Bingham: ‘It feels amazing to know I’m champion of the world’

Stuart Bingham. Picture by Monique Limbos

Stuart Bingham. Picture by Monique Limbos

IT WAS the moment he dreamt of for so long and possibly never thought would come……..

After 20 years of hard work, graft determination and ups and downs along the way – Stuart Bingham’s dream finally came true last night (Monday) as he became World Snooker Champion for the first time – joining a list of greats to have won the prestigious trophy.

And what a way to do it – winning what many described live on TV and on social media as the best World Championship final seen in recent years. His 18-15 victory against Shaun Murphy had everything from big breaks to long frames and crucial misses at crucial times. Even at the closing stages one tense frame lasted more than an hour which included a short toilet interval midway through it.

Not even the biggest snooker fans in the world world were gripped by the tension in the final moments as Bingham dug deep to claim snooker’s greatest prize and a cheque for £300,000.

With odds of him winning the tournament priced at 50/1 before a cueball was struck, it would be fair to say not many had seen Bingham as a major contender for the title.

But gripping wins over Ronnie O’Sullivan and Judd Trump – both as the underdog it needs to be stated – showing tremendous nerves of steel along the way saw him become a popular figure with the nation because, as we all know, the UK loves the story of the underdog going on to win.

And the nation took to him even more throughout the final against an in form Murphy who had been playing the snooker of his life throughout the tournament. Fighting back from 8-4 down Bingham produced another sterling display of determination to become the third oldest player to win the famous trophy.

Bingham’s rise to the top has come through much hard work and has only began to pay off in recent years. His first ranking title in Australia in 2011 was his breakthrough and that gave him the confidence to climb up the world rankings and break into the elite of the top 16.

CRUCIBLE WORLD CHAMPIONS

John Spencer, Ray Reardon, Terry Griffiths, Cliff Thorburn, Steve Davis, Alex Higgins, Dennis Taylor, Joe Johnson, Stephen Hendry, John Parrott, Ken Doherty, John Higgins, Mark Williams, Peter Ebdon, Ronnie O’Sullivan, Shaun Murphy, Graeme Dott, Neil Robertson, Mark Selby, Stuart Bingham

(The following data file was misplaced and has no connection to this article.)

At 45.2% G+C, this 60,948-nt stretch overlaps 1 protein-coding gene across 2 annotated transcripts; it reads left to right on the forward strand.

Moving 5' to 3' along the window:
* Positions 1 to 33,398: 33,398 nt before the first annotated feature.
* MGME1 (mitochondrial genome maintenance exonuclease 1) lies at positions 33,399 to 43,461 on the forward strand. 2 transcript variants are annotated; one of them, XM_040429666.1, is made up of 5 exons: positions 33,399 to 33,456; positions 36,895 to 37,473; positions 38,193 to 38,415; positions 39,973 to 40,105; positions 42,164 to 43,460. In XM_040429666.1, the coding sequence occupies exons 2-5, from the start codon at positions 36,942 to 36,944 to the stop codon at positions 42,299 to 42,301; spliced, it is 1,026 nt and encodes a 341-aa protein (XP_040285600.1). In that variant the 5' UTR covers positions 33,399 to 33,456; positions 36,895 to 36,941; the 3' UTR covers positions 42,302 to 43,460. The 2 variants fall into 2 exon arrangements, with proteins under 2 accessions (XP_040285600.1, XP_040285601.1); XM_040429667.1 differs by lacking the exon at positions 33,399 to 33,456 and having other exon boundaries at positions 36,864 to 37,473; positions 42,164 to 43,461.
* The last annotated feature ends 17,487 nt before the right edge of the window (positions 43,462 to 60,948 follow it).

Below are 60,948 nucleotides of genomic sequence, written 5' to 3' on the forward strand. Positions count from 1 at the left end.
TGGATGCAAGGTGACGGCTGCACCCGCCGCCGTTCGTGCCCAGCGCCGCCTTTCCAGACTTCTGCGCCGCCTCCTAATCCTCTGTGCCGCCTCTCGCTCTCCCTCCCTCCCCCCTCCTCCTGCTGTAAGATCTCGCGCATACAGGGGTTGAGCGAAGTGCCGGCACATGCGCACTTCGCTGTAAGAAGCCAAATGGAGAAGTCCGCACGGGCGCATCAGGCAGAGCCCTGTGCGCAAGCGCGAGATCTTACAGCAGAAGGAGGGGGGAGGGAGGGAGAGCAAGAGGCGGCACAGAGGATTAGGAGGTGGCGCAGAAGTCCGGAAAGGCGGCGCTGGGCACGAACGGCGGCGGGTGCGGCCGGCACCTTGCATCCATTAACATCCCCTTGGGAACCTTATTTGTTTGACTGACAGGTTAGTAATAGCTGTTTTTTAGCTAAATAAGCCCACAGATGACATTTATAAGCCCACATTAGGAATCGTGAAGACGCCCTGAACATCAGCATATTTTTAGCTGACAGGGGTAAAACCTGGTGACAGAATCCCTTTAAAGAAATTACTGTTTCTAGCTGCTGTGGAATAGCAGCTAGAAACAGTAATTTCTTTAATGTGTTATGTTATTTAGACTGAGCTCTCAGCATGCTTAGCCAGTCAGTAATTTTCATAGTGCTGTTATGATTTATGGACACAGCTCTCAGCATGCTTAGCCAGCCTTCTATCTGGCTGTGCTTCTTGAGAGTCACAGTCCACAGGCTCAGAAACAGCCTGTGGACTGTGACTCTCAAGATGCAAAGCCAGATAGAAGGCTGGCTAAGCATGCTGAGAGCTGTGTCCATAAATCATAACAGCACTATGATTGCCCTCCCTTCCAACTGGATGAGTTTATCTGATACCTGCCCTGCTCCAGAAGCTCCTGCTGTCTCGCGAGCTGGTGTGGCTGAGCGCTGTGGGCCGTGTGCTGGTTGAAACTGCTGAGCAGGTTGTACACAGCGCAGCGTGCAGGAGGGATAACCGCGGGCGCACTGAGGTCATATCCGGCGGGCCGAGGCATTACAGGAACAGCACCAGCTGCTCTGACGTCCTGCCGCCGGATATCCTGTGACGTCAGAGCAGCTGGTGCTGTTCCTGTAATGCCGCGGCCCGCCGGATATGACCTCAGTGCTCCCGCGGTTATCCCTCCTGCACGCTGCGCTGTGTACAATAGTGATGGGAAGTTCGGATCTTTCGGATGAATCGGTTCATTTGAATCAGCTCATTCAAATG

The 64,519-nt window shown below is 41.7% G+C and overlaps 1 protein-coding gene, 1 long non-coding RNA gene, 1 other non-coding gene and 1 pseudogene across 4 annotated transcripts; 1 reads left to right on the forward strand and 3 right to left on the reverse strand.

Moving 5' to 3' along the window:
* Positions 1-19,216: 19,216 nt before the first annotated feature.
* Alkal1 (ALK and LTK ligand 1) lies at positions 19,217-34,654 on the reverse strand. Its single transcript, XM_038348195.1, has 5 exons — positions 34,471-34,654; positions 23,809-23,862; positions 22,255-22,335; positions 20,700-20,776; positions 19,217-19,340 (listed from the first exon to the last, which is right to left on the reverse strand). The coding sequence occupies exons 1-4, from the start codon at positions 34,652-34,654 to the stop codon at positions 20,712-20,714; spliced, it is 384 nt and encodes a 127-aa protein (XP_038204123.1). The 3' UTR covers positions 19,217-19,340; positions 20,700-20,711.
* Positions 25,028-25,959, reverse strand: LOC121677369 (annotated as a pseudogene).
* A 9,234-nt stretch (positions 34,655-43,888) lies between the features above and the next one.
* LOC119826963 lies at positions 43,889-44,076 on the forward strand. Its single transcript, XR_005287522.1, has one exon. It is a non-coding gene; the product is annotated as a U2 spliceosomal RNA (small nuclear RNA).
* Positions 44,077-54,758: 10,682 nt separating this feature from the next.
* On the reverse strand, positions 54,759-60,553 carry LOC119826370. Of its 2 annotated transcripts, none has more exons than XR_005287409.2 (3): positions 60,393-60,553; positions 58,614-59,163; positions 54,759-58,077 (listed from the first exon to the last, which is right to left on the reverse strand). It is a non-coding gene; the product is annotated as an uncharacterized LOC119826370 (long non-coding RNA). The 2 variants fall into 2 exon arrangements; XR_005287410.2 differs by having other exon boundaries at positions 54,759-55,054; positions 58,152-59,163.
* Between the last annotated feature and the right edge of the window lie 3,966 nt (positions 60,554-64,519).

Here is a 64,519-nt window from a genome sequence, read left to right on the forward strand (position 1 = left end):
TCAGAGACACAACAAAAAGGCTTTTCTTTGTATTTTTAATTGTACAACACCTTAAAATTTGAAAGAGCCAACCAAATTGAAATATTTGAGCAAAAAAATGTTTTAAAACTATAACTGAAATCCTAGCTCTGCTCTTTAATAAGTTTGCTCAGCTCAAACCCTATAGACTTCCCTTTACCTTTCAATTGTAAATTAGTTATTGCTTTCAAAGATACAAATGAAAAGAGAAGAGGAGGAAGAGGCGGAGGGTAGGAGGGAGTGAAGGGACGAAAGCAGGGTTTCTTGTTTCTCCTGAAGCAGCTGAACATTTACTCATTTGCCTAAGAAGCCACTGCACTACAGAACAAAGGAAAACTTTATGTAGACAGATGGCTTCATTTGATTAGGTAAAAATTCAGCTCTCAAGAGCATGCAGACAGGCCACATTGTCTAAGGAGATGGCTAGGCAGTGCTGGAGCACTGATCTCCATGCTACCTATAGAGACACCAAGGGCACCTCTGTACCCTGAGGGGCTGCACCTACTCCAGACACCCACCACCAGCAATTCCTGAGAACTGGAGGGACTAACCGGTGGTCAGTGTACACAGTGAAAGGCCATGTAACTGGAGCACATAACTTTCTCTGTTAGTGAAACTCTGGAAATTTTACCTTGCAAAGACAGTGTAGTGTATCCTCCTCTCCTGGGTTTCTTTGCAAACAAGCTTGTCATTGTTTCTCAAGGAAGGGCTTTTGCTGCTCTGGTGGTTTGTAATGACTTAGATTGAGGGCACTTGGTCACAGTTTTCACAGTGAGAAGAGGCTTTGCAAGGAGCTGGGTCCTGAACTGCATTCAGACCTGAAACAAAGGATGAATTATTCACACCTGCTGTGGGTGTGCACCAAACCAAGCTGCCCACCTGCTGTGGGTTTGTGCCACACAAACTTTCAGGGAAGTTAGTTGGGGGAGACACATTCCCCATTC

Working with new coach Steve Feeney, founder of coaching firm SightRight UK, has certainly put Bingham in the right direction. Further wins in the Premier League in 2012 and then earlier this season winning the Shanghai Masters has proved Bingham has what it takes to be a winner.

But winning the World Championship? Not even Bingham himself thought his dream would come true.

“It’s just unreal,” he said. “You dream of it as a kid playing. But it’s reality now. It feels amazing amazing to be sitting here knowing I’m world champion.

“I think I’ll be replying to messages for the next two weeks.

“At 15-15 I thought my chance was gone, my arm felt like someone else’s and nerves sort of got to me, but we had a marathon 31st frame and I pinched it on the colours, and from then on I played pretty solid.

“I was going one ball at a time. I actually didn’t realise I’d won the final frame until the crowd clapped, then I looked at the score and realised.”

And the sport’s latest champion – the 20th different winner at the Crucible – hope winning the World Championship will provide a huge lesson to youngsters not to give up their dream and spend

“I’m going to be the same person, playing in all the tournaments, and I’ll be hopefully a good role-model,” Bingham added.

“Any kids out there growing up that want to play, just stick at it. With a lot of hard work, a lot of practice and a lot of self-belief, something like this can happen.”

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